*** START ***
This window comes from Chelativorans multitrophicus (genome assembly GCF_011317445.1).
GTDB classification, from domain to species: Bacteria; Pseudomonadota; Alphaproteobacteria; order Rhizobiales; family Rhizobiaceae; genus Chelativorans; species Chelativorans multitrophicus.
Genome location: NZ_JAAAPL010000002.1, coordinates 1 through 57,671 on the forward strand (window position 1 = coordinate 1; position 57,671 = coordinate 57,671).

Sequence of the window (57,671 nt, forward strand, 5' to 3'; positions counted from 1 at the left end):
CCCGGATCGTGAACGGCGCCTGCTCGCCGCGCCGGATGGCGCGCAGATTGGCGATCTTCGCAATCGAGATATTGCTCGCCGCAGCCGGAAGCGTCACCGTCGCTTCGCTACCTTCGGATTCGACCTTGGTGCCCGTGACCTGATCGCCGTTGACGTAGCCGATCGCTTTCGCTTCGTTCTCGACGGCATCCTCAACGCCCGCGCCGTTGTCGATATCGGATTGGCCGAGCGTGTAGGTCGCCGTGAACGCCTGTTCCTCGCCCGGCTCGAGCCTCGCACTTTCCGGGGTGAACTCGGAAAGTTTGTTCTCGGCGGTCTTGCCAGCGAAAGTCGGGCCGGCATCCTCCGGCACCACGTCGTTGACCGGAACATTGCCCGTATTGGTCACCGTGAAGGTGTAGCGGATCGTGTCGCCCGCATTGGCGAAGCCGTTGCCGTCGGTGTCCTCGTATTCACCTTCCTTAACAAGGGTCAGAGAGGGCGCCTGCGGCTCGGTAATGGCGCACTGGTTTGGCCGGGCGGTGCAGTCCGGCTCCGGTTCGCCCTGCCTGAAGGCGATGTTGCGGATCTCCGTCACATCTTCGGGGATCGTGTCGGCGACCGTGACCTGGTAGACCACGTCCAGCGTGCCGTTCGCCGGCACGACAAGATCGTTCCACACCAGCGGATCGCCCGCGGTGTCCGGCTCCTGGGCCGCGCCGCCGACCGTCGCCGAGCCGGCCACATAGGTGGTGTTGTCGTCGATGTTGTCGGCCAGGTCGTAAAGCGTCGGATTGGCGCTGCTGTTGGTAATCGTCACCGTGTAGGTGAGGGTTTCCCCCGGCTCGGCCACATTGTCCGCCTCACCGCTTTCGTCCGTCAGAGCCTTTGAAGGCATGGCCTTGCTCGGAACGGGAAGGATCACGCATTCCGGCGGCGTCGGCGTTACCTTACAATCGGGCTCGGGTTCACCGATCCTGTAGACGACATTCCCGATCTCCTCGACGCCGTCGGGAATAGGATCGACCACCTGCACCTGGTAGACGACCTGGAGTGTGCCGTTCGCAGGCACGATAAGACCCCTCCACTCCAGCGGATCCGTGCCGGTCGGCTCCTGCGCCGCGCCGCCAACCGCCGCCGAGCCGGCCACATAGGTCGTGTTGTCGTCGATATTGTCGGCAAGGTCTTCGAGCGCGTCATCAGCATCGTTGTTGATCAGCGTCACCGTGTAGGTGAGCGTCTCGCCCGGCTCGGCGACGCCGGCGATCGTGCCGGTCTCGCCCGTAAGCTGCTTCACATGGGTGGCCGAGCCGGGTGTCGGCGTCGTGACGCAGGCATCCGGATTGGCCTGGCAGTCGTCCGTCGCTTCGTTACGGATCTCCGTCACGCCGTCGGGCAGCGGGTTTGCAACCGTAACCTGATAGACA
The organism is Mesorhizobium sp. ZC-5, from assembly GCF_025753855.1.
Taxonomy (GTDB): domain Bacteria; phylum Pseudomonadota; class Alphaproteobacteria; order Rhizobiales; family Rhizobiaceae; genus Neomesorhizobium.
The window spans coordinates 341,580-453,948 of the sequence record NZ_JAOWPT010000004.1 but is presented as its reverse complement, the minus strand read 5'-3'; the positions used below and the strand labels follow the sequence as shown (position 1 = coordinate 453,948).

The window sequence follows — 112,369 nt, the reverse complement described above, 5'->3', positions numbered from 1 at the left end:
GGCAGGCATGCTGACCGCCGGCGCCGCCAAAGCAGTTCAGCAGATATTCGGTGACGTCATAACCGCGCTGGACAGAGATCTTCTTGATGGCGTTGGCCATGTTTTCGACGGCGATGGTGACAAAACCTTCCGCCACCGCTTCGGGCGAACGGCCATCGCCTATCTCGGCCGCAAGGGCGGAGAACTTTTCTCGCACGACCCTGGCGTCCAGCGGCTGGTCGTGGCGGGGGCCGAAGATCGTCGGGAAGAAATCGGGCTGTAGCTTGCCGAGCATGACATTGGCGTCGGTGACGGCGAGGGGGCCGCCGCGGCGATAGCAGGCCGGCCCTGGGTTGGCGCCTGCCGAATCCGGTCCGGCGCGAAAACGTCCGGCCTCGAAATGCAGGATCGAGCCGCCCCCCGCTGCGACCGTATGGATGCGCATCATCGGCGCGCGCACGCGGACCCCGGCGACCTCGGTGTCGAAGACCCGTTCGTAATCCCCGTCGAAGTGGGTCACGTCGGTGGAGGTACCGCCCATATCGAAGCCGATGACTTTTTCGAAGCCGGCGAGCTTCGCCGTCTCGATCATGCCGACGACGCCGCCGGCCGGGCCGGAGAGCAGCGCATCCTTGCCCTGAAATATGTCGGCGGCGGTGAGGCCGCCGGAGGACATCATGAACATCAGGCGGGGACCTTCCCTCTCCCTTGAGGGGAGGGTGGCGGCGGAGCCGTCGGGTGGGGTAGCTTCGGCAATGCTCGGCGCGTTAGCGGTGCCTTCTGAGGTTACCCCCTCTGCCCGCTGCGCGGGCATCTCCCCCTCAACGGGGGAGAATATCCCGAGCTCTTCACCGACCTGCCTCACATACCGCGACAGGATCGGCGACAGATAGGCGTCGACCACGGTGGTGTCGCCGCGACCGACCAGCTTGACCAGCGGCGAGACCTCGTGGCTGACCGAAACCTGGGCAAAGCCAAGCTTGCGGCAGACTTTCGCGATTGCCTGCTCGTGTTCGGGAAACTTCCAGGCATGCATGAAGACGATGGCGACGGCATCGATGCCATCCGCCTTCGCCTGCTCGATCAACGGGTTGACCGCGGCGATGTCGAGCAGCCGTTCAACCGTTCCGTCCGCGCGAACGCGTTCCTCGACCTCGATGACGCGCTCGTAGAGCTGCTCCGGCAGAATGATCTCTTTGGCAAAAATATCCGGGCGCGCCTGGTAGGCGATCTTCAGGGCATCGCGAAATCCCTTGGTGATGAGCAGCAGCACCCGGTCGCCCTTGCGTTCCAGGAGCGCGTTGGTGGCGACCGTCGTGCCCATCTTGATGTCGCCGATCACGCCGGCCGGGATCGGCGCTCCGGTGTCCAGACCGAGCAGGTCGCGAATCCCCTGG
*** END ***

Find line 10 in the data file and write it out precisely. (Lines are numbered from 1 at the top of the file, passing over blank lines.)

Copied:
GGCAGGCATGCTGACCGCCGGCGCCGCCAAAGCAGTTCAGCAGATATTCGGTGACGTCATAACCGCGCTGGACAGAGATCTTCTTGATGGCGTTGGCCATGTTTTCGACGGCGATGGTGACAAAACCTTCCGCCACCGCTTCGGGCGAACGGCCATCGCCTATCTCGGCCGCAAGGGCGGAGAACTTTTCTCGCACGACCCTGGCGTCCAGCGGCTGGTCGTGGCGGGGGCCGAAGATCGTCGGGAAGAAATCGGGCTGTAGCTTGCCGAGCATGACATTGGCGTCGGTGACGGCGAGGGGGCCGCCGCGGCGATAGCAGGCCGGCCCTGGGTTGGCGCCTGCCGAATCCGGTCCGGCGCGAAAACGTCCGGCCTCGAAATGCAGGATCGAGCCGCCCCCCGCTGCGACCGTATGGATGCGCATCATCGGCGCGCGCACGCGGACCCCGGCGACCTCGGTGTCGAAGACCCGTTCGTAATCCCCGTCGAAGTGGGTCACGTCGGTGGAGGTACCGCCCATATCGAAGCCGATGACTTTTTCGAAGCCGGCGAGCTTCGCCGTCTCGATCATGCCGACGACGCCGCCGGCCGGGCCGGAGAGCAGCGCATCCTTGCCCTGAAATATGTCGGCGGCGGTGAGGCCGCCGGAGGACATCATGAACATCAGGCGGGGACCTTCCCTCTCCCTTGAGGGGAGGGTGGCGGCGGAGCCGTCGGGTGGGGTAGCTTCGGCAATGCTCGGCGCGTTAGCGGTGCCTTCTGAGGTTACCCCCTCTGCCCGCTGCGCGGGCATCTCCCCCTCAACGGGGGAGAATATCCCGAGCTCTTCACCGACCTGCCTCACATACCGCGACAGGATCGGCGACAGATAGGCGTCGACCACGGTGGTGTCGCCGCGACCGACCAGCTTGACCAGCGGCGAGACCTCGTGGCTGACCGAAACCTGGGCAAAGCCAAGCTTGCGGCAGACTTTCGCGATTGCCTGCTCGTGTTCGGGAAACTTCCAGGCATGCATGAAGACGATGGCGACGGCATCGATGCCATCCGCCTTCGCCTGCTCGATCAACGGGTTGACCGCGGCGATGTCGAGCAGCCGTTCAACCGTTCCGTCCGCGCGAACGCGTTCCTCGACCTCGATGACGCGCTCGTAGAGCTGCTCCGGCAGAATGATCTCTTTGGCAAAAATATCCGGGCGCGCCTGGTAGGCGATCTTCAGGGCATCGCGAAATCCCTTGGTGATGAGCAGCAGCACCCGGTCGCCCTTGCGTTCCAGGAGCGCGTTGGTGGCGACCGTCGTGCCCATCTTGATGTCGCCGATCACGCCGGCCGGGATCGGCGCTCCGGTGTCCAGACCGAGCAGGTCGCGAATCCCCTGG